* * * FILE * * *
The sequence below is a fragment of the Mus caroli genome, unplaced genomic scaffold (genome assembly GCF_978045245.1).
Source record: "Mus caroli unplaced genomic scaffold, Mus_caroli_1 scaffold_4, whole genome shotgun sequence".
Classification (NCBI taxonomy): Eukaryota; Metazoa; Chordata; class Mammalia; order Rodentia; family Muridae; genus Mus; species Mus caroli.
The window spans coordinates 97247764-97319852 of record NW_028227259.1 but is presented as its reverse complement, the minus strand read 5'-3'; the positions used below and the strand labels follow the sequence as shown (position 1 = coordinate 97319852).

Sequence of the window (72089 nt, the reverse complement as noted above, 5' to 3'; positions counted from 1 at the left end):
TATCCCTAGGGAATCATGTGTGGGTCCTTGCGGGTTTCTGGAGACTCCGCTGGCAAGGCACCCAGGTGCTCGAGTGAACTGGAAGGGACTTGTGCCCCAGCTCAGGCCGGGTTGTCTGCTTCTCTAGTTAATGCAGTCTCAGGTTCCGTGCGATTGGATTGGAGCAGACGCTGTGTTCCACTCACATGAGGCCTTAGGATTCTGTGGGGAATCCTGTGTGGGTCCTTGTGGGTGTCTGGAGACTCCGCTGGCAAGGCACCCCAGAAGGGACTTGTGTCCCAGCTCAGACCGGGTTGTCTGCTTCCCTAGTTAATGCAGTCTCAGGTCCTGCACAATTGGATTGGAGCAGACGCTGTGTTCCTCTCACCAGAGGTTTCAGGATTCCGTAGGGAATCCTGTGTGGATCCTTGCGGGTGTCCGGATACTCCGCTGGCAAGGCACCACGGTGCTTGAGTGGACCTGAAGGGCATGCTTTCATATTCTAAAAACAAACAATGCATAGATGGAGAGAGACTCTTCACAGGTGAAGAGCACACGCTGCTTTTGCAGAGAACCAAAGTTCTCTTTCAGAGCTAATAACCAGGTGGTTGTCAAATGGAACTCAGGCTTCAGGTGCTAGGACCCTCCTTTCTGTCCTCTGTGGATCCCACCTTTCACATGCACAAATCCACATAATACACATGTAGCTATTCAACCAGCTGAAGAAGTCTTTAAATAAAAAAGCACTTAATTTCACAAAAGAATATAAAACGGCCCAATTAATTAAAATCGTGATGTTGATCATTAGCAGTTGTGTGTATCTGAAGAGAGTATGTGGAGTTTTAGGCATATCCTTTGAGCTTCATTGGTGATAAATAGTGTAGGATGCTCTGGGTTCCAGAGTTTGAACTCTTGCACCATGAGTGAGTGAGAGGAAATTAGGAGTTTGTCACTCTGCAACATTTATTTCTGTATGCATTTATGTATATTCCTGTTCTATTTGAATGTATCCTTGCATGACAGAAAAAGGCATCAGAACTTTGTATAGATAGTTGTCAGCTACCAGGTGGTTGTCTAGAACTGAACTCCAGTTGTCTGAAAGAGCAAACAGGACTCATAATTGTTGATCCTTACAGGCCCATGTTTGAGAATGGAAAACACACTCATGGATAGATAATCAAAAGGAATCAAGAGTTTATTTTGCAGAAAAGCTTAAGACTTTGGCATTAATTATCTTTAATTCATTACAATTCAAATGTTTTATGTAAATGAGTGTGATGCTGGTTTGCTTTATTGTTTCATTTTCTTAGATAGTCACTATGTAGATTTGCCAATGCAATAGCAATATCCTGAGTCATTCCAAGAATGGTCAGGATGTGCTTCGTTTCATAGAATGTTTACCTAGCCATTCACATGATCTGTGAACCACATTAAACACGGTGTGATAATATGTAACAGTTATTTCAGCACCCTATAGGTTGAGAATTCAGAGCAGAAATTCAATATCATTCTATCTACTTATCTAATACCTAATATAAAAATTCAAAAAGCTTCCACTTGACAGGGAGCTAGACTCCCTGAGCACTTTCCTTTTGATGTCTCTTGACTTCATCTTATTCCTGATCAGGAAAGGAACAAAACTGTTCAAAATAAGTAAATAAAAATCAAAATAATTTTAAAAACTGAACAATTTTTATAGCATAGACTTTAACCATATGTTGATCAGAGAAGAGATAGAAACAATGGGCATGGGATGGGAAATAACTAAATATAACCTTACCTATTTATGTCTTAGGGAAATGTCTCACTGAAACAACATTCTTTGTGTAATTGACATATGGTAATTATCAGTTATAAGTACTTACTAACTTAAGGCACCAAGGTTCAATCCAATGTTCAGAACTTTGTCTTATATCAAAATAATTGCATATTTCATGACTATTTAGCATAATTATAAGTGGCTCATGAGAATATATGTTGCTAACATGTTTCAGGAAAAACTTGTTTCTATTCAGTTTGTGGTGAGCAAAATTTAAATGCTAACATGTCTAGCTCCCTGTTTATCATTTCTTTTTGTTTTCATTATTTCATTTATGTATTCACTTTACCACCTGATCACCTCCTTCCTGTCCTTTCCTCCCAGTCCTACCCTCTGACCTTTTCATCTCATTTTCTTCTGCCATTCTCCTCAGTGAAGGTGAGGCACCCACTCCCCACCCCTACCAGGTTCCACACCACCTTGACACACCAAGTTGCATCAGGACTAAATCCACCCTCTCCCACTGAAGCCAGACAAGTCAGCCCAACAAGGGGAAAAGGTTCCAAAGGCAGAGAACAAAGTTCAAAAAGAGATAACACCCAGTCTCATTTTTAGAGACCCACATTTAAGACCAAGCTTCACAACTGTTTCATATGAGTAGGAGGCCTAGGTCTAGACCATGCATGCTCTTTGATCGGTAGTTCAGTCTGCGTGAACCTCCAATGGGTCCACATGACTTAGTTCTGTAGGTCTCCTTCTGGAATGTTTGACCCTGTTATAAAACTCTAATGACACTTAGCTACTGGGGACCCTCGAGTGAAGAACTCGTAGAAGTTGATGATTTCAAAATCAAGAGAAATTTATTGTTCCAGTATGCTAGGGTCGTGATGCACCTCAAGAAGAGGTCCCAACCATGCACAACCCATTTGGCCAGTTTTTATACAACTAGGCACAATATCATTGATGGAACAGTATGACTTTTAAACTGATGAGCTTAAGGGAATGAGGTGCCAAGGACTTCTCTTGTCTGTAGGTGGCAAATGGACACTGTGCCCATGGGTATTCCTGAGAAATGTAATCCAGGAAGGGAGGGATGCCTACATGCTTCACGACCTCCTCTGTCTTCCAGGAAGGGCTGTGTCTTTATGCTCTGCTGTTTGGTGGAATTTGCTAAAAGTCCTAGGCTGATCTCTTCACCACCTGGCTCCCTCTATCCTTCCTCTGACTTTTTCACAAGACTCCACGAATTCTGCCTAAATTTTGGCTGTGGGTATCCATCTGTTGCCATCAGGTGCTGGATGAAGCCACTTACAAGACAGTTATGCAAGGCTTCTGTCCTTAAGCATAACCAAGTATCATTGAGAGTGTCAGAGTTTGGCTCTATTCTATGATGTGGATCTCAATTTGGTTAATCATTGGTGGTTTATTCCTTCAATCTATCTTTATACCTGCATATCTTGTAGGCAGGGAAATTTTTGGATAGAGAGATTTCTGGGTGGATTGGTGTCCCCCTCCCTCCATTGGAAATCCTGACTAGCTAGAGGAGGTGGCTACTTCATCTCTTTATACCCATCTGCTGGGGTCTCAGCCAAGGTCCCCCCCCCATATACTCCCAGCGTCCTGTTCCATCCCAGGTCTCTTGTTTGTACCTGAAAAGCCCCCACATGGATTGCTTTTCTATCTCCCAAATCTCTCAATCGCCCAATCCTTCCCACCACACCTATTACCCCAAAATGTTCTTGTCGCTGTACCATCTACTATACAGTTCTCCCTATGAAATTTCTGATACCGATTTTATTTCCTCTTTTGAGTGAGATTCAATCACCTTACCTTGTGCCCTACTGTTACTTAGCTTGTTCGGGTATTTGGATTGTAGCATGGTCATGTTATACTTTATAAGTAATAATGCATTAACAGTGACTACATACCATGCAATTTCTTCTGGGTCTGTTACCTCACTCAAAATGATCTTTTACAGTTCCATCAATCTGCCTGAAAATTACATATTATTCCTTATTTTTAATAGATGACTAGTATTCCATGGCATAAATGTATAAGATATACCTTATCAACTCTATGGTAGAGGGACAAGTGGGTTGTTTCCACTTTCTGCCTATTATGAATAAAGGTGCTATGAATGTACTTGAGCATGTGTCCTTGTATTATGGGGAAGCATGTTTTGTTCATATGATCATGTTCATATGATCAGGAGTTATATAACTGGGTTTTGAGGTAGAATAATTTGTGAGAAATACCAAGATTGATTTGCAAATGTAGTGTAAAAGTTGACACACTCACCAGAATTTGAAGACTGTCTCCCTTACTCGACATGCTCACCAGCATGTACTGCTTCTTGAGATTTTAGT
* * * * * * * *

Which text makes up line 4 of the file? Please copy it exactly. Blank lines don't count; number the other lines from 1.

The window spans coordinates 97247764-97319852 of record NW_028227259.1 but is presented as its reverse complement, the minus strand read 5'-3'; the positions used below and the strand labels follow the sequence as shown (position 1 = coordinate 97319852).